The content of the post is still work in progress
Dell PowerEdge R730 with Intel X710 10G using RHEL7 & KVM is showcased in this post
Single-root input/output virtualization , refers to the capability of splitting a single PCI hardware resource into multiple virtual PCI resources. Devicese like nVME, Network Interfaces and GPUs may use this capability in order to use the physical hardware according to the required use case.
A physical PCI device is referred to as a PF(Physical Function) and virtual PCI device are referred to as a VF(Virtual Function).
A great overview of SR-IOV from can be found on Scott Lowe's blog post .
SR-IOV Network Interfaces
In networking, a capable SR-IOV NIC is used in order to split a single physical NIC into multiple vNICs which can be used on the bare metal host or as part of virtual guest instances.
Possible Use Cases
It's important to remember that SR-IOV VFs reside on a physical NIC which may be a single point of failure if your network topology is not designed properly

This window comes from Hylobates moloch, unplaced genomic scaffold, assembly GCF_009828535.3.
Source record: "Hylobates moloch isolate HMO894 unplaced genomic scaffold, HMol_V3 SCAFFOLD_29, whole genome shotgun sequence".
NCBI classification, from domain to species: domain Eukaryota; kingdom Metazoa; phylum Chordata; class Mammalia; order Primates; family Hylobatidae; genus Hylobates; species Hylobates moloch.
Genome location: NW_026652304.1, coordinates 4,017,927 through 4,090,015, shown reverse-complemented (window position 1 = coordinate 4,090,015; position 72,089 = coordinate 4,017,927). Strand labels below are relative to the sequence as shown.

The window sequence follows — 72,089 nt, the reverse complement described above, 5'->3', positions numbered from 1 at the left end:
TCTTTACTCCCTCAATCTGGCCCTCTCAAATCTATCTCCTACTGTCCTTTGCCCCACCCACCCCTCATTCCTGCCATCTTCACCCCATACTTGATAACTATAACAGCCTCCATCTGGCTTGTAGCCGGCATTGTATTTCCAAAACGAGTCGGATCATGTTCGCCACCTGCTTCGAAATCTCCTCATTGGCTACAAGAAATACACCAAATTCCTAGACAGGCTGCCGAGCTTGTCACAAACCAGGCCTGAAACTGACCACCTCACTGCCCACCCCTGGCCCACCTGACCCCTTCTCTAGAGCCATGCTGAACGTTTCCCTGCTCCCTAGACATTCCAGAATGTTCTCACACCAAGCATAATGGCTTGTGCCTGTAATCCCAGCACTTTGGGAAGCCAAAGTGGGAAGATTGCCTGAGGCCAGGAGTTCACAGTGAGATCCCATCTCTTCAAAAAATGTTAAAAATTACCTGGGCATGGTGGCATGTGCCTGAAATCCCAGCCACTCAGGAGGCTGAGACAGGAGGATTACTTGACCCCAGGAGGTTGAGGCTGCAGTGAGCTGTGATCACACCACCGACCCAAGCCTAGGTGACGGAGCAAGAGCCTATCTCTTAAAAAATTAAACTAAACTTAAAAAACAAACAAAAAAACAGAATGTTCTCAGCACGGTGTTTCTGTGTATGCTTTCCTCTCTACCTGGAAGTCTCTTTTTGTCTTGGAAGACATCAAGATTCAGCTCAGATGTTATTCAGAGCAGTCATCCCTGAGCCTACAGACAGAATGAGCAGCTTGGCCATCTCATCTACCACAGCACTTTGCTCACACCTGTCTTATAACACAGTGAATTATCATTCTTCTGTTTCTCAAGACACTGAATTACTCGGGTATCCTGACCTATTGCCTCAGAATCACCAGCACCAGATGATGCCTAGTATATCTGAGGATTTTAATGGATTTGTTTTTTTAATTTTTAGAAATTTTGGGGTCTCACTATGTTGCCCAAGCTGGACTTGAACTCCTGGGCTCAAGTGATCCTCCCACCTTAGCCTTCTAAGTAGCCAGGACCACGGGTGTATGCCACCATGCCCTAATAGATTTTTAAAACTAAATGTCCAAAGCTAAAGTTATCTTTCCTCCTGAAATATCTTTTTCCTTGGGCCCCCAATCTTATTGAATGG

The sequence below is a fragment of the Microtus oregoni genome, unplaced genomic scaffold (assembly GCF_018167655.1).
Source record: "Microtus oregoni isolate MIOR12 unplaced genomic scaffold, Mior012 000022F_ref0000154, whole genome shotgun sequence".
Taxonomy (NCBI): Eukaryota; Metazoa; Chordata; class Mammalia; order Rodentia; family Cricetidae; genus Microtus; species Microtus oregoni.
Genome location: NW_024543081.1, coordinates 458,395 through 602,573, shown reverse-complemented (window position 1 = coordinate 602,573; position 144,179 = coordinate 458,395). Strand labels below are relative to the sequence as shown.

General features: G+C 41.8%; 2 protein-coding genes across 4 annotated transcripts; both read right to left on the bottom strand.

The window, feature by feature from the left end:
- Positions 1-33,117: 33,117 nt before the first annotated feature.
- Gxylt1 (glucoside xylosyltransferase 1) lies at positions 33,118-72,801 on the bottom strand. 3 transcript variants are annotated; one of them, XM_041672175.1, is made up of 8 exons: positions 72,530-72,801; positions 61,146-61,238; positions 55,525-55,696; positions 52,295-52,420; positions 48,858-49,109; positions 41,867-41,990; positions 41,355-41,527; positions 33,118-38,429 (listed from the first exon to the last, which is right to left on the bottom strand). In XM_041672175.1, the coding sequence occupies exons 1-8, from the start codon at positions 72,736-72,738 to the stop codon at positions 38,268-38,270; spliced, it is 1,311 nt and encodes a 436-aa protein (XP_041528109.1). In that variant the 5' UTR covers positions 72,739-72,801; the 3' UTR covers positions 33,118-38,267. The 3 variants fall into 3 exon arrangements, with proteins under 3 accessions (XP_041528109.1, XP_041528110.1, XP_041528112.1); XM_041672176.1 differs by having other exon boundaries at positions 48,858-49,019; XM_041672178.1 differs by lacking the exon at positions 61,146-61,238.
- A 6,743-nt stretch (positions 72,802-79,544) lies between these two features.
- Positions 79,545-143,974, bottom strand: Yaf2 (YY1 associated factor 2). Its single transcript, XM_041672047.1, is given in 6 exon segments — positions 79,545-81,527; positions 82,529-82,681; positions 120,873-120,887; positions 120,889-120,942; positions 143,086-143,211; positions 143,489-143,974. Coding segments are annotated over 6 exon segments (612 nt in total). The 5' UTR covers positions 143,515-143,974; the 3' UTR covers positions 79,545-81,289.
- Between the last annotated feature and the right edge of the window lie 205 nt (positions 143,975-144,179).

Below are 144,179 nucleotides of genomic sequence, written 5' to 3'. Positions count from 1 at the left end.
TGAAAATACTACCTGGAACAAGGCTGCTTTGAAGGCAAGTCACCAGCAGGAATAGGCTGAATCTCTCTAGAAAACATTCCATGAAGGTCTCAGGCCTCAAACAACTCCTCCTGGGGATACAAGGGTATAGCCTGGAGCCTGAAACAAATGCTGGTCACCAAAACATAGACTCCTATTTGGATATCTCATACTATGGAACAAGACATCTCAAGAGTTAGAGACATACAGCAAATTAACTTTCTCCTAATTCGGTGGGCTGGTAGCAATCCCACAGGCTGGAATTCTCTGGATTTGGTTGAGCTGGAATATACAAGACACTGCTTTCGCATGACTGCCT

Due to SR-IOV robustness, there are many network topologies that can be achieved with minimal amount of NICs, which will require less cabling and maintenance.
With a single 10GB/40GB/100GB SR-IOV NIC, we could build a setup which offers both redundancy and performance while taking minimal physical space.
In the diagram above, we have a bare metal host containing a NIC with 2 ports connected to different switches.
Each port, which is represented as an NIC inside of operating system, is split into several vNICs(VFs) which also are represented as an NIC.